Step 4. If you haven't drawn a suit, play a card lower than the initial
When another player takes the trick, you are required to play a card of the same suit (provided you have the suit in hand). Whenever possible, play a card lower than the initial one to avoid taking the trick, especially if the other participants have not yet played. You never know when someone is going to play the queen of spades, leaving you with a truckload of points.
- If you don't have cards of the drawn suit, it's best to play a scored card to increase the score of those who take the trick. or get rid of a high card of another suit so as not to take a trick any further.
Step 5. Try to stay dry in a suit
It's usually a good idea to get rid of all cards of one or more suits as quickly as possible. This strategy is called "going dry in one suit". After eliminating all the cards of the suit in question from your hand, you can play any card you want when the suit is drawn. That way, you'll have more opportunities to get rid of high cards and fill other players with points, among other things.
You can go dry one-suited (or at least start the trick) when passing cards at the start of the hand. If you have four clubs and pass three to an opponent, you will only have one to end (provided, of course, that no player passes you another club)
Step 6. Only try to hit the moon if you have a good chance of getting it
Hitting the moon can completely turn a Hearts match, allowing you to move up several positions in the rankings. The maneuver, however, is super risky. Think carefully before executing it. Don't try to hit the moon if another player has already taken a point, nor if you have a lot of low cards in your hand. The chances of you taking all the tricks with such a hand are pretty low. It is best to bet on strategy only if you have a lot of high cards in your hand (hearts or any other suit), especially if you are already taking all of the round's points or if most of the cards are of the same suit.
Remember that if no one is able to follow the drawn suit, the draw will automatically take the trick. Use this to your advantage. If it appears that the other players are out of cards of a particular suit, draw them with your highest card. Keep betting on the suit until you reach the lowest card you have. You will certainly score a lot of points
- On the first trick, drawn by the two of clubs, if a player plays a low club, it usually means that he has run out of clubs, meaning that he has no more clubs, or that he is trying to hit the moon.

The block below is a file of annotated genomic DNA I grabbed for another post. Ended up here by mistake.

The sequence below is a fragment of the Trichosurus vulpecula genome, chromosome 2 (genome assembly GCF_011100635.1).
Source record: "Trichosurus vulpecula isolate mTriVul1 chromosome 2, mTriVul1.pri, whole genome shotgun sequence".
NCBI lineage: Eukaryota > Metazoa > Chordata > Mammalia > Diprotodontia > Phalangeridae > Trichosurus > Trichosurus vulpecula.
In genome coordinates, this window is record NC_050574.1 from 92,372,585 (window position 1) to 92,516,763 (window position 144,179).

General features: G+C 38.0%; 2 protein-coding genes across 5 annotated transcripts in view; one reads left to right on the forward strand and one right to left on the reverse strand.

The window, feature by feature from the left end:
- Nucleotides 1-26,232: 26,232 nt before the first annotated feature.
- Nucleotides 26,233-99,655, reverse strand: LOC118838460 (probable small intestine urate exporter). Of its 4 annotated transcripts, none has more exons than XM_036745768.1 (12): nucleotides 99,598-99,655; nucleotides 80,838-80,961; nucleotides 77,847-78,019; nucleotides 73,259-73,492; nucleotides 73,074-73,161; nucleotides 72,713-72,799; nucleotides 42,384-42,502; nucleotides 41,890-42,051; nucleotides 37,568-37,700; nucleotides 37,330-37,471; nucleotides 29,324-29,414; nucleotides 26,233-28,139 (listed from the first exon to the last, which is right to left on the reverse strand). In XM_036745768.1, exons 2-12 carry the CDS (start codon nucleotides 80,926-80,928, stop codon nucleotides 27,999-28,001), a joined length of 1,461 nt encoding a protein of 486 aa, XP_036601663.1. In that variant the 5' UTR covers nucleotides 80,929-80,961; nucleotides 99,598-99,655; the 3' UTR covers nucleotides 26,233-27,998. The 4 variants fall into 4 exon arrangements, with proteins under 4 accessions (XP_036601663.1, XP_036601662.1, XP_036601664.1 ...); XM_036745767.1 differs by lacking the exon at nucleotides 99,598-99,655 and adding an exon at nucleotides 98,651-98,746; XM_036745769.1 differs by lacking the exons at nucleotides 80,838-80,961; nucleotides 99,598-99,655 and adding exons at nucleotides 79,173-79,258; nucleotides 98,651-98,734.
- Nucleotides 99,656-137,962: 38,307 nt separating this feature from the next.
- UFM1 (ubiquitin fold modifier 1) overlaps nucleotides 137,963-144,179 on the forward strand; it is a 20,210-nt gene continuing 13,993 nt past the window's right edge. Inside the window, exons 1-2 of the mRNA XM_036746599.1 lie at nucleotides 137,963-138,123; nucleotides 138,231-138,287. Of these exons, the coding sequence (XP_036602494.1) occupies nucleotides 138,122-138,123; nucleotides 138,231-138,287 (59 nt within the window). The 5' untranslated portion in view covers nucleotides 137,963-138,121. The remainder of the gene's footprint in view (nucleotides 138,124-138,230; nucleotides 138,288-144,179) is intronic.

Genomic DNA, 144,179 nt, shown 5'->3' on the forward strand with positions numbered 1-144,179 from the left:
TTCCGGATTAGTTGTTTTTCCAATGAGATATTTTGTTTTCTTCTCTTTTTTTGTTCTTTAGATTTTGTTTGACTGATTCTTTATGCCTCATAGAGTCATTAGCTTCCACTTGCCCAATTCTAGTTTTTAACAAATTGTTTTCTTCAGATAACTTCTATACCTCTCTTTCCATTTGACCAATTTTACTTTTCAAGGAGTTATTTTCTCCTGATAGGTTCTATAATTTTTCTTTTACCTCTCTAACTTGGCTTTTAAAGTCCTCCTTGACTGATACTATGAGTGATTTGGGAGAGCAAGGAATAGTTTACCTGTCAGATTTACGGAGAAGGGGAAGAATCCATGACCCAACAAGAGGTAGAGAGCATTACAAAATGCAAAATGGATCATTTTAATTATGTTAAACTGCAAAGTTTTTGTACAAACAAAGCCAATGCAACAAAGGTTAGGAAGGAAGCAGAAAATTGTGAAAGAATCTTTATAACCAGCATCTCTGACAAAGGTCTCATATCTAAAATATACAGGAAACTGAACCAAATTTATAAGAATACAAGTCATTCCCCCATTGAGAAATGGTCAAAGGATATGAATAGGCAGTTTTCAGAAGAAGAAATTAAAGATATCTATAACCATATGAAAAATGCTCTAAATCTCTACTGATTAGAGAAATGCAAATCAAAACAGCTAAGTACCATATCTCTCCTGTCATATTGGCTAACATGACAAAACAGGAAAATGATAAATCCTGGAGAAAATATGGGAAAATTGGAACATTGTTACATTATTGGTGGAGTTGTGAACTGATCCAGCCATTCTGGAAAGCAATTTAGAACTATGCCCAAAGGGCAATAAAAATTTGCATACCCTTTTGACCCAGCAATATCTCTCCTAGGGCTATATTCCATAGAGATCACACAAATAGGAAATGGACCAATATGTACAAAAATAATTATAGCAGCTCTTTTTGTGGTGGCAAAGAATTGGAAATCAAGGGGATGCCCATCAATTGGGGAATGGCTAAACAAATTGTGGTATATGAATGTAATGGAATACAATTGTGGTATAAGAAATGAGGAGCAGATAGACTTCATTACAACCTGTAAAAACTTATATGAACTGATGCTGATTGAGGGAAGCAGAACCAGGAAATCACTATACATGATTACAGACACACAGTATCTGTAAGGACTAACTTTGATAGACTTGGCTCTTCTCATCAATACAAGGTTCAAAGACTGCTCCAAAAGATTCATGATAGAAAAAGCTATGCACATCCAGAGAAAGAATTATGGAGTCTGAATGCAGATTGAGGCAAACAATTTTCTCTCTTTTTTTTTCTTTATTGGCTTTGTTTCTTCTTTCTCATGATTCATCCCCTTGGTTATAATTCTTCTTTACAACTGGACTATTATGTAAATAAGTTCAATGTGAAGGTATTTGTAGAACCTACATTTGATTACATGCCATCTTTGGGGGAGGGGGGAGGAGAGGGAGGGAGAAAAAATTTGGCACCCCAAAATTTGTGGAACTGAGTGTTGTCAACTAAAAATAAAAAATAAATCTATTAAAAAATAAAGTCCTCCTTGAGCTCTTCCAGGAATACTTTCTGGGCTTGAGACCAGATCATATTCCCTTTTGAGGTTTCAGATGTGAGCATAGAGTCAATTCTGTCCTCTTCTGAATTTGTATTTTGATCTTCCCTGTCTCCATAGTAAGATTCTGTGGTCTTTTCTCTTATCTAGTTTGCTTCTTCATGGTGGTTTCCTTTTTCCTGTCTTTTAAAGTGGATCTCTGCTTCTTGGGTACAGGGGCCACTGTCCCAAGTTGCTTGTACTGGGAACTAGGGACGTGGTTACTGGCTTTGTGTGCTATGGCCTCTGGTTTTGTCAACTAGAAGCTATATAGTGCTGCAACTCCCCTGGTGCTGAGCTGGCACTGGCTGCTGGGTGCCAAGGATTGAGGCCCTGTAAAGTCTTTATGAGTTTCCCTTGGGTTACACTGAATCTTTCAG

- It is often a good idea to organize your hand by suit and card value. That's what experienced players tend to do. They order the hand from left to right in clubs, diamonds, spades and hearts. Each suit is arranged from left to right, two through ace. The cards considered high are the ace, king and queen of spades, and the ace, king, queen and jack of other suits.
- If you are holding the queen of spades and the king and ace of spades have already been played, try drying a suit to discard the queen.
- Unless you are trying to hit the moon, always play your lowest card when you have a card with points in the trick.
- It is possible for a player to play the queen of spades in order to take the trick to prevent an opponent from hitting the moon. The round usually ends with both players halving the total points.
- The safest are cards like the three of clubs and the two of diamonds, which other players cannot beat. It is often a good strategy to draw a trick with a safe card when you know that the owner of the queen of spades does not have any cards of the drawn suit.
- Although strategies vary, here are a few things you should keep in mind if you want to hit the moon:
- When it's time to pass the cards, pass on your high cards, especially the hearts and spades, unless you're trying to hit the moon.
- If you've already passed all your high cards or only have low cards in hand, try to use the moment to dry out of a suit.
- Unless you're sure that another player will take the queen of spades, don't pass on lower-suited cards. If you receive the queen in the draw and only have a handful of spades, you may end up running out of suit and being forced to play the queen in a spade trick.
- Try to remember which players have already scored so that no one can hit the moon. If one of the opponents seems close to succeeding, try to stop him as soon as you can. Taking a trick with four points is much better than winning 26 at the end of the round.
- In the variation known as "Jack of Diamonds", the player who takes the jack of diamonds deducts ten points from his own total.